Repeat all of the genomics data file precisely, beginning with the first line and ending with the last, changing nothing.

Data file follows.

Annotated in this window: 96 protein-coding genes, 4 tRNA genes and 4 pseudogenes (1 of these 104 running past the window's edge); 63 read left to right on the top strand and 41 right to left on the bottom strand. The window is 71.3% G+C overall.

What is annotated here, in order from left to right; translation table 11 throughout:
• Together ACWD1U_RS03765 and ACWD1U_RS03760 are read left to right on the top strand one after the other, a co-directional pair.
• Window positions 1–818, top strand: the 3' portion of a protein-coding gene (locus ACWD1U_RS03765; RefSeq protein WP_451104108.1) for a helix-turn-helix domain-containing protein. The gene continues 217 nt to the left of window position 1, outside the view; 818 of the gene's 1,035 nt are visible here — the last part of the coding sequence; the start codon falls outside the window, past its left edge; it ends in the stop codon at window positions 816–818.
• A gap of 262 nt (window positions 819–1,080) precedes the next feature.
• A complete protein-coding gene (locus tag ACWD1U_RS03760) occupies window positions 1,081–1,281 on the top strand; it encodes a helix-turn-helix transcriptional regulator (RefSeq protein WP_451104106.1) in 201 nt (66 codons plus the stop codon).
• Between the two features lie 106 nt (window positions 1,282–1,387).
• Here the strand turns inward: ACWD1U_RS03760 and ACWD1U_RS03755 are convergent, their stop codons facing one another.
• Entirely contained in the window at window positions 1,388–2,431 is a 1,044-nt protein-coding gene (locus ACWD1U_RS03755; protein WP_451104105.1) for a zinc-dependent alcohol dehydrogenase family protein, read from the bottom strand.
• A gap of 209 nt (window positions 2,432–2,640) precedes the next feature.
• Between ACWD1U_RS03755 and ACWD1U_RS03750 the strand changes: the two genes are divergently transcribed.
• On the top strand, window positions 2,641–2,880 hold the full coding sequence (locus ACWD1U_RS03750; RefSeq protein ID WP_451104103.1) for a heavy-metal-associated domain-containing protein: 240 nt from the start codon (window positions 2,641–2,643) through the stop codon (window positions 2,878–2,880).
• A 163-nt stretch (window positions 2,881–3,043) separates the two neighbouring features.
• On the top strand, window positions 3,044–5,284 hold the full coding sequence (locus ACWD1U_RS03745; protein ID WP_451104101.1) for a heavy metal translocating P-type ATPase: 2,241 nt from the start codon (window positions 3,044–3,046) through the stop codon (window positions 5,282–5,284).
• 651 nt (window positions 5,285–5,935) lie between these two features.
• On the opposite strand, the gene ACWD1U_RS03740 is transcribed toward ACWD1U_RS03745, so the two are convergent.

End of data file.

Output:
Annotated in this window: 96 protein-coding genes, 4 tRNA genes and 4 pseudogenes (1 of these 104 running past the window's edge); 63 read left to right on the top strand and 41 right to left on the bottom strand. The window is 71.3% G+C overall.

What is annotated here, in order from left to right; translation table 11 throughout:
• Together ACWD1U_RS03765 and ACWD1U_RS03760 are read left to right on the top strand one after the other, a co-directional pair.
• Window positions 1–818, top strand: the 3' portion of a protein-coding gene (locus ACWD1U_RS03765; RefSeq protein WP_451104108.1) for a helix-turn-helix domain-containing protein. The gene continues 217 nt to the left of window position 1, outside the view; 818 of the gene's 1,035 nt are visible here — the last part of the coding sequence; the start codon falls outside the window, past its left edge; it ends in the stop codon at window positions 816–818.
• A gap of 262 nt (window positions 819–1,080) precedes the next feature.
• A complete protein-coding gene (locus tag ACWD1U_RS03760) occupies window positions 1,081–1,281 on the top strand; it encodes a helix-turn-helix transcriptional regulator (RefSeq protein WP_451104106.1) in 201 nt (66 codons plus the stop codon).
• Between the two features lie 106 nt (window positions 1,282–1,387).
• Here the strand turns inward: ACWD1U_RS03760 and ACWD1U_RS03755 are convergent, their stop codons facing one another.
• Entirely contained in the window at window positions 1,388–2,431 is a 1,044-nt protein-coding gene (locus ACWD1U_RS03755; protein WP_451104105.1) for a zinc-dependent alcohol dehydrogenase family protein, read from the bottom strand.
• A gap of 209 nt (window positions 2,432–2,640) precedes the next feature.
• Between ACWD1U_RS03755 and ACWD1U_RS03750 the strand changes: the two genes are divergently transcribed.
• On the top strand, window positions 2,641–2,880 hold the full coding sequence (locus ACWD1U_RS03750; RefSeq protein ID WP_451104103.1) for a heavy-metal-associated domain-containing protein: 240 nt from the start codon (window positions 2,641–2,643) through the stop codon (window positions 2,878–2,880).
• A 163-nt stretch (window positions 2,881–3,043) separates the two neighbouring features.
• On the top strand, window positions 3,044–5,284 hold the full coding sequence (locus ACWD1U_RS03745; protein ID WP_451104101.1) for a heavy metal translocating P-type ATPase: 2,241 nt from the start codon (window positions 3,044–3,046) through the stop codon (window positions 5,282–5,284).
• 651 nt (window positions 5,285–5,935) lie between these two features.
• On the opposite strand, the gene ACWD1U_RS03740 is transcribed toward ACWD1U_RS03745, so the two are convergent.